Last edited by fyrstormer; 07-06-2012 at 08:06 PM.

  6. #6

    Default Re: My take on the Copper Tri-EDC

    I guess there's so many different ways copper will react when exposed to the environment. Some being more detrimental than others even though they might look similar.
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  7. #7

    Default Re: My take on the Copper Tri-EDC

    What is the process for creating that finish.
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  8. #8
    *Flashaholic* fyrstormer's Avatar
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    Default Re: My take on the Copper Tri-EDC

    Quote Originally Posted by greatscoot View Post
    What is the process for creating that finish.
    You're going to need a goat, some chalk, a package of candles, and the Moon will need to be rising in Sagittarius.

    Just kidding. I washed the light, soaked it in brass blackener (selenious acid 0.4%) until it turned almost black, washed it gently, then soaked it again. After the second soaking and washing, I let the light dry off, then I lightly scuffed the finish with a green Scotch-Brite pad in places where I knew the finish would naturally rub off, to produce a "handled" appearance. Then I washed it a third time, and let it dry.

    I recommend disassembling the light completely before soaking. The seals on mine were not sufficient to prevent a bit of leakage during soaking; the switch was destroyed and I had to replace it, and I had to clean the inside of the battery tube to remove remaining acid. So, deciding to skip disassembling the light didn't actually save me any work.

  9. #9

    Default Re: My take on the Copper Tri-EDC

    Dig the pen. Who's it by?

    Quote Originally Posted by fyrstormer View Post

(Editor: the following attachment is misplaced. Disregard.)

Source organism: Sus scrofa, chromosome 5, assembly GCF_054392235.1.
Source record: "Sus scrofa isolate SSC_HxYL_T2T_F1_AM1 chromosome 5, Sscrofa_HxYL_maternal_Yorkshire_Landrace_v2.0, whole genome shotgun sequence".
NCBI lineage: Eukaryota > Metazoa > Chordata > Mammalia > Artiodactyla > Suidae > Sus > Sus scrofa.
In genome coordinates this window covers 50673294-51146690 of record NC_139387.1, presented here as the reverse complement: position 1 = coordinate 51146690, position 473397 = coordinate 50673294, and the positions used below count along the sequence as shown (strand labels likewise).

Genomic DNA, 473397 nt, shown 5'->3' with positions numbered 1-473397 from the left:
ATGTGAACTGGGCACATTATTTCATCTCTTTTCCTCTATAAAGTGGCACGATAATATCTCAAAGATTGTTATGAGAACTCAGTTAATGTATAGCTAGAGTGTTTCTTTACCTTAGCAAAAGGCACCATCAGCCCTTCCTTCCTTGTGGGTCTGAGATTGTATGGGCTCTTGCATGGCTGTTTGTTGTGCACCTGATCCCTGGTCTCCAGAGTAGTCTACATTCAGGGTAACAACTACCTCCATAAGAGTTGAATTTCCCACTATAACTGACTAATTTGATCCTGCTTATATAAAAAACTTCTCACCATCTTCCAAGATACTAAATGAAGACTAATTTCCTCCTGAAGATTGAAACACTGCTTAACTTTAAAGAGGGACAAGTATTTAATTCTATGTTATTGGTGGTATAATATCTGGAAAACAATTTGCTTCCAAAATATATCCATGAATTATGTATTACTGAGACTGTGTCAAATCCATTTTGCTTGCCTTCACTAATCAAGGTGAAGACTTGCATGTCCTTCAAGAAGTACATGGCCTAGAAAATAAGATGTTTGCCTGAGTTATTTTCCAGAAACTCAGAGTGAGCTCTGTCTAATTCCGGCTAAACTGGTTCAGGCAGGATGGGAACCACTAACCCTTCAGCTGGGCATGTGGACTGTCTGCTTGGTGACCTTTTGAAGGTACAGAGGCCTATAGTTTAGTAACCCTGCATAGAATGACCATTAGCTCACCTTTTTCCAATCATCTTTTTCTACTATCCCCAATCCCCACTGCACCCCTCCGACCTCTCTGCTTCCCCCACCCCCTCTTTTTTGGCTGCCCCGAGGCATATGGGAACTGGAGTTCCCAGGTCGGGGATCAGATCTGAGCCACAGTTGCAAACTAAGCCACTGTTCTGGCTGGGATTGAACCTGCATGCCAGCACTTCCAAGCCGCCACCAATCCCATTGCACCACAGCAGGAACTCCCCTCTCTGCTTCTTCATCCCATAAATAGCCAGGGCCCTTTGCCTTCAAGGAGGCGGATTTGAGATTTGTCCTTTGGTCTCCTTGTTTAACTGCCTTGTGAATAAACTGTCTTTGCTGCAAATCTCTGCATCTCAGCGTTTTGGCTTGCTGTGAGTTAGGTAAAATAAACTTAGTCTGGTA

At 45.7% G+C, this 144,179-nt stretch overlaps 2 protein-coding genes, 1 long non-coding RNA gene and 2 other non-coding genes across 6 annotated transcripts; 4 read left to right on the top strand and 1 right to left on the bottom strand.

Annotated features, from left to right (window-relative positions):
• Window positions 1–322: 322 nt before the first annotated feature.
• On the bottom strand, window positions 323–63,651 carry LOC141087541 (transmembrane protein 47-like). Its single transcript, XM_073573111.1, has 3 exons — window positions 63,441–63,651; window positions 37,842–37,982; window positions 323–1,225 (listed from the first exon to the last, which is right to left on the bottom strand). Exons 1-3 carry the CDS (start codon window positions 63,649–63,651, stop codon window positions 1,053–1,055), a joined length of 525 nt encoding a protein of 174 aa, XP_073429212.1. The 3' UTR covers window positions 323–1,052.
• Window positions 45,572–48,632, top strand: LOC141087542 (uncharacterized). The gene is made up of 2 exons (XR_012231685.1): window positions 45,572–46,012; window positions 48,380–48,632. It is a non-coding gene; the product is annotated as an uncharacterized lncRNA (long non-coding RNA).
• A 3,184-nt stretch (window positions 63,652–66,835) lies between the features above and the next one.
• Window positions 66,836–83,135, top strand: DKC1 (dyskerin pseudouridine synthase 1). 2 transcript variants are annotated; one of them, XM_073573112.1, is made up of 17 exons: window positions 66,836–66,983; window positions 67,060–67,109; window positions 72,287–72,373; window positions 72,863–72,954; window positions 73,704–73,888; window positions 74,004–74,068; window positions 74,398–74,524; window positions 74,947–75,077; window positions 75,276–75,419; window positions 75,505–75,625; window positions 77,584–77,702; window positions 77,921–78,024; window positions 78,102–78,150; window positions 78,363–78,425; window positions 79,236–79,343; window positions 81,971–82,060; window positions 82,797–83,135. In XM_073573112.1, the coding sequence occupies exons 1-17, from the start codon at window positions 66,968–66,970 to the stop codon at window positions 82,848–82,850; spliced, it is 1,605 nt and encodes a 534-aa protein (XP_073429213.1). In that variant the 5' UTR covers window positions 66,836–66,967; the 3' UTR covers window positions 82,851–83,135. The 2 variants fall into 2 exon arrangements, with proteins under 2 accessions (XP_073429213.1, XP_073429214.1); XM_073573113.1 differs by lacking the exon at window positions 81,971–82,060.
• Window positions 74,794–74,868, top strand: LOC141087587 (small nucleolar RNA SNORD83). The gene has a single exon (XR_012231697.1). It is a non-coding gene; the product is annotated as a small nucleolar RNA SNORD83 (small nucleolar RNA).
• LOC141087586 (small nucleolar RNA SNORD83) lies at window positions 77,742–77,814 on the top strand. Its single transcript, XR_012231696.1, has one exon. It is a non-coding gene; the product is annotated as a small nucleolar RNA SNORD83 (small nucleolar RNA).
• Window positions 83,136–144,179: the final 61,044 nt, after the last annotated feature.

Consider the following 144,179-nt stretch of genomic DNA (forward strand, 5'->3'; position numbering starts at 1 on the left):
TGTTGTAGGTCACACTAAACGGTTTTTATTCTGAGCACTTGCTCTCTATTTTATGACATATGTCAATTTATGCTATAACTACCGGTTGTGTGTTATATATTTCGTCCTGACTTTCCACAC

Apparently I get along much better with copper tools when they're pre-tarnished. It bugs me to see bright spots where the metal hasn't been rubbed, but for whatever reason, accumulated tarnish in those same unreachable spots "looks right" in my mind. So this is what I've come up with.







    Over time the fresh scuff marks will blend-in and the finish will become more uniform, but the finish looks great as-is too.

    EDIT: Just for the heck of it, here's a pic showing the light when it was brand-new.


  10. #10
    Flashaholic* Shooter21's Avatar
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    Default Re: My take on the Copper Tri-EDC

    I just received a copper tri and i'm worried about the water resistance since the oring is very thin otherwise it's a gorgeous torch.

  11. #11
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    Default Re: My take on the Copper Tri-EDC

    Coming from a HVAC guy, get it around some sulfur. That will turn it black. Although prolonged exposure will corrode copper.

  12. #12
    *Flashaholic* fyrstormer's Avatar
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    Default Re: My take on the Copper Tri-EDC

    Quote Originally Posted by KDM View Post
    Coming from a HVAC guy, get it around some sulfur. That will turn it black. Although prolonged exposure will corrode copper.
    Selenious acid is easier. You can buy it online as "brass blackener".

    Quote Originally Posted by gonefishing
    Dig the pen. Who's it by?
    The pen is a Caran d'Ache ballpoint, sold as "The CopperPen" by a guy in Switzerland who markets them for their antiseptic nature.